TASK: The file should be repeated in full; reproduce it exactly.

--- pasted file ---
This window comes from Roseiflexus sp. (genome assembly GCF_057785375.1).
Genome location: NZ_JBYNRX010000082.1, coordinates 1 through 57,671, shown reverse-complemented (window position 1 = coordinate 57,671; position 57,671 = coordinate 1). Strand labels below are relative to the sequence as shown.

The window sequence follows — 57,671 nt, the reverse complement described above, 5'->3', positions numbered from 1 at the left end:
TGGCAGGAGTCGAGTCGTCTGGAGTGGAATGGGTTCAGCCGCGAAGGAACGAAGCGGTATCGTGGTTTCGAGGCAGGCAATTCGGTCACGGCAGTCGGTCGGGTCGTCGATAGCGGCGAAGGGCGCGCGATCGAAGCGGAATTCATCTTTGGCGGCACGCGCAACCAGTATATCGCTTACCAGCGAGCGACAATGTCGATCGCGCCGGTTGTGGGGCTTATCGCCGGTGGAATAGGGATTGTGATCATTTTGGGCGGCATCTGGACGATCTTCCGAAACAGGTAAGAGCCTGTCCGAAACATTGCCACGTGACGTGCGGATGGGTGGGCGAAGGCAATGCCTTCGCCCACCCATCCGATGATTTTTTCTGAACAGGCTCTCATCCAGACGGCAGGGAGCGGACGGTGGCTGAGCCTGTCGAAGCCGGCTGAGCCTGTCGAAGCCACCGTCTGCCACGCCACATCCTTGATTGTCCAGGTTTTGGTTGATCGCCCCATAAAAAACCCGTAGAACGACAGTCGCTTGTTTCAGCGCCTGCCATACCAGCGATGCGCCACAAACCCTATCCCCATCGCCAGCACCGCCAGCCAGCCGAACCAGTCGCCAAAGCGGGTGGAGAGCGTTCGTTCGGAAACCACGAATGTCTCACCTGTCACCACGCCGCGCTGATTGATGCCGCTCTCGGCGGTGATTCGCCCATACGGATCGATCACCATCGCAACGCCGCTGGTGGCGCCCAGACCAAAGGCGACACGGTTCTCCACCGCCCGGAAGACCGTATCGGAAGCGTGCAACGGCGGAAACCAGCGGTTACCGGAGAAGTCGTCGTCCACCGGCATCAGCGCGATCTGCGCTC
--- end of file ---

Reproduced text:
This window comes from Roseiflexus sp. (genome assembly GCF_057785375.1).
Genome location: NZ_JBYNRX010000082.1, coordinates 1 through 57,671, shown reverse-complemented (window position 1 = coordinate 57,671; position 57,671 = coordinate 1). Strand labels below are relative to the sequence as shown.

The window sequence follows — 57,671 nt, the reverse complement described above, 5'->3', positions numbered from 1 at the left end:
TGGCAGGAGTCGAGTCGTCTGGAGTGGAATGGGTTCAGCCGCGAAGGAACGAAGCGGTATCGTGGTTTCGAGGCAGGCAATTCGGTCACGGCAGTCGGTCGGGTCGTCGATAGCGGCGAAGGGCGCGCGATCGAAGCGGAATTCATCTTTGGCGGCACGCGCAACCAGTATATCGCTTACCAGCGAGCGACAATGTCGATCGCGCCGGTTGTGGGGCTTATCGCCGGTGGAATAGGGATTGTGATCATTTTGGGCGGCATCTGGACGATCTTCCGAAACAGGTAAGAGCCTGTCCGAAACATTGCCACGTGACGTGCGGATGGGTGGGCGAAGGCAATGCCTTCGCCCACCCATCCGATGATTTTTTCTGAACAGGCTCTCATCCAGACGGCAGGGAGCGGACGGTGGCTGAGCCTGTCGAAGCCGGCTGAGCCTGTCGAAGCCACCGTCTGCCACGCCACATCCTTGATTGTCCAGGTTTTGGTTGATCGCCCCATAAAAAACCCGTAGAACGACAGTCGCTTGTTTCAGCGCCTGCCATACCAGCGATGCGCCACAAACCCTATCCCCATCGCCAGCACCGCCAGCCAGCCGAACCAGTCGCCAAAGCGGGTGGAGAGCGTTCGTTCGGAAACCACGAATGTCTCACCTGTCACCACGCCGCGCTGATTGATGCCGCTCTCGGCGGTGATTCGCCCATACGGATCGATCACCATCGCAACGCCGCTGGTGGCGCCCAGACCAAAGGCGACACGGTTCTCCACCGCCCGGAAGACCGTATCGGAAGCGTGCAACGGCGGAAACCAGCGGTTACCGGAGAAGTCGTCGTCCACCGGCATCAGCGCGATCTGCGCTC